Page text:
There are two reasons to read history. One is to get lost in it, and the other is to learn from it. I’ve always been more interested in the latter. When economists started published papers on “redlining” a few years ago, it didn’t seem like they were giving us that choice. This was history that we were still lost in, whether we read about it or not.
So, I wrote a book to understand why.
The practice of redlining long predates the word. It was coined in the 1960s to describe the maps that mortgage lenders used to find creditworthy borrowers. The neighborhoods were color-coded to indicate risk. Red was the worst. The lines they drew divided our cities in ways both old and new. Lenders had been differentiating between neighborhoods for decades, even before the maps were drawn. But these maps weren’t made by the lenders. They were made by appraisers working for the federal government, and they dictated the flow of capital — both private and public — until they were outlawed in 1968.
Every semester, I show my students the maps. They’re overtly racist. The appraisers weren’t shy about their motives. Keeping races in their places may not have been their only goal, but it was clearly high on the list. They said so in terms that would offend modern ears and eyes.
They didn’t invent segregation. But they did institutionalize it. They made it the official policy of the United States government, not only to concentrate Black residents in redlined neighborhoods but also to siphon resources away from them. Even as Black families climbed the socioeconomic ladder in the mid-20th century, redlining denied them access to homeownership, to wealth creation, to the very definition of the American dream.
The federal government commissioned the maps over 80 years ago, but they predict a lot of differences between neighborhoods to this day: life expectancy, crime, housing value, poverty, income, wealth, built environment, natural environment, even COVID-19 deaths. If everybody had equal access to opportunity in every neighborhood, that correlation wouldn’t be so strong. Places would change. Their reputation in the 1930s wouldn’t determine the fate of the residents nearly a century later. Redlining froze them in place, like Pompeii caked in the ashes of a long forgotten eruption.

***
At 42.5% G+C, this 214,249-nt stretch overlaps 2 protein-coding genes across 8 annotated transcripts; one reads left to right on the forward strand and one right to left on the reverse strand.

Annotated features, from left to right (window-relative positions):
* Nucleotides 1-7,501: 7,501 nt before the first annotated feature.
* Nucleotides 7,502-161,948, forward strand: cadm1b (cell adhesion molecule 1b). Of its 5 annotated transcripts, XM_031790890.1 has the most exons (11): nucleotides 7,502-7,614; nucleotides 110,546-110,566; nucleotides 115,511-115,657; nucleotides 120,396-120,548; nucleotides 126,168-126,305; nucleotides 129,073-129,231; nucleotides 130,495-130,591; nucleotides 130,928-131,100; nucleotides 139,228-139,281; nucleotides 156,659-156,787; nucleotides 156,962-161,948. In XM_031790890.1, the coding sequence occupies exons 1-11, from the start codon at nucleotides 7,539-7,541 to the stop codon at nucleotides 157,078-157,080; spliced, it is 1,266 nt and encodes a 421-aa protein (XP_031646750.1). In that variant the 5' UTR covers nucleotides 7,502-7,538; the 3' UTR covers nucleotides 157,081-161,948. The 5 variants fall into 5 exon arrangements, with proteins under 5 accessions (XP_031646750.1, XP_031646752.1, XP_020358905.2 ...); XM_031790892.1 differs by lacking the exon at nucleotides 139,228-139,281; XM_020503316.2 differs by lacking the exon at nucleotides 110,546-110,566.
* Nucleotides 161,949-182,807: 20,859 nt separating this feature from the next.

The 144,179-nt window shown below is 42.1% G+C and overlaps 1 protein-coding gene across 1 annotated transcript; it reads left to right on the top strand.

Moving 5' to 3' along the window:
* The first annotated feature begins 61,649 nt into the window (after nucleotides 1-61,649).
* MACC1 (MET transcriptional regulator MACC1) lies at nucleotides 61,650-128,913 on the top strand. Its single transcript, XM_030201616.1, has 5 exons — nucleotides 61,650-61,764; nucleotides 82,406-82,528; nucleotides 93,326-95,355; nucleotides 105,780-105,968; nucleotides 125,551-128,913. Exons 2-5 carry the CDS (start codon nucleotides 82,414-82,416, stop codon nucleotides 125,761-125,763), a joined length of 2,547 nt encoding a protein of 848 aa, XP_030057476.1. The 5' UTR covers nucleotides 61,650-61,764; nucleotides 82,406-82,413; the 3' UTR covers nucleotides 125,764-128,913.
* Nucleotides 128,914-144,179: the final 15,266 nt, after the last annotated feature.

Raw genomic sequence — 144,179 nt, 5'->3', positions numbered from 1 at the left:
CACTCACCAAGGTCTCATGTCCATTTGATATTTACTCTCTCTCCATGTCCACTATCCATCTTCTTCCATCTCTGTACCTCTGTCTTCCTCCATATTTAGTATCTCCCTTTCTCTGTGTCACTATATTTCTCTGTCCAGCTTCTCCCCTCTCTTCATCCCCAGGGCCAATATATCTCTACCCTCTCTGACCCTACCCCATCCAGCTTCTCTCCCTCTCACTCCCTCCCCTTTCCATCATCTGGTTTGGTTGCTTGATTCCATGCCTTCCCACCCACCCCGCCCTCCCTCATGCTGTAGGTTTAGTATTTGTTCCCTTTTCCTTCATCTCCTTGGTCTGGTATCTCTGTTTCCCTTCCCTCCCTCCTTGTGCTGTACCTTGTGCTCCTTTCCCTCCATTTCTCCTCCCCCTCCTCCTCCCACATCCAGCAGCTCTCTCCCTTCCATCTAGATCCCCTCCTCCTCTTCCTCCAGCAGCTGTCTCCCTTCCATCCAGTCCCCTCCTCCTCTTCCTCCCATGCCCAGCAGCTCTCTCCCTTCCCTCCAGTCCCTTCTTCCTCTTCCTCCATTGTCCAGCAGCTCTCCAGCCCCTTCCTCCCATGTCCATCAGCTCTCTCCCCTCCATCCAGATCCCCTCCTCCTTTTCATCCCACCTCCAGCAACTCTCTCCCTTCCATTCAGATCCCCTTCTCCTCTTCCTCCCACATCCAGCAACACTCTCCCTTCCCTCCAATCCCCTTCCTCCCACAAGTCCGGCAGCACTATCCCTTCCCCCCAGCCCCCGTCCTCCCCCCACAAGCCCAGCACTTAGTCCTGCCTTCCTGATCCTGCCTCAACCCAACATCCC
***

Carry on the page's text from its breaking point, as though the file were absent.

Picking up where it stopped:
I don’t know if it was James Joyce or Stephen Dedalus who said that history “is a nightmare from which I am trying to awake.” Both, maybe. But I know they would have felt that way about redlining.
Keeping Races in Their Places is the story of that nightmare. It begins by asking what Black migrants hoped to find when they flooded into cities in the early 20th century — what promise the new land held for them — and what reality they encountered upon their arrival. It then asks why everyone in power — lenders, appraisers, policymakers, voters — felt it was necessary to stifle these dreams, to pack the new residents in confined spaces where they could not borrow or buy or thrive…or leave. It follows these residents through the generations, as they fought mightily for Black banking and fair housing. Leading these fights were heroes whose names have been left out of too many history books: Richard R. Wright and Dorothy Gautreaux, Doris Bland and Gale Cincotta. These men and women tried to awaken us from the nightmare. Above all, this book asks whether they succeeded.
Over the years, many brilliant scholars have answered this question in part, piece by piece, exposing the causes and long-term effects of redlining from the Great Migration to the Great Recession and beyond. This book is my small homage to their patient, painstaking probing. When strung together in one narrative, this scholarship reveals how we found ourselves steeped in so many injustices, from the Black-White wealth gap to the concentration of poverty and deprivation to the never-ending disease of prejudice and discrimination, and why the darkest moments of our history refuse to release us from their cold and deadly grasp.
In the coming weeks and months, you will hear a lot from me about this topic. Like all history, I believe it has lessons to teach us, but more importantly, I believe it is long past time to acknowledge its lingering hold on our divided and inequitable present. For now, I hope you will click here to read more about the book, buy yourself a copy, and join me in trying to awaken from this long national nightmare.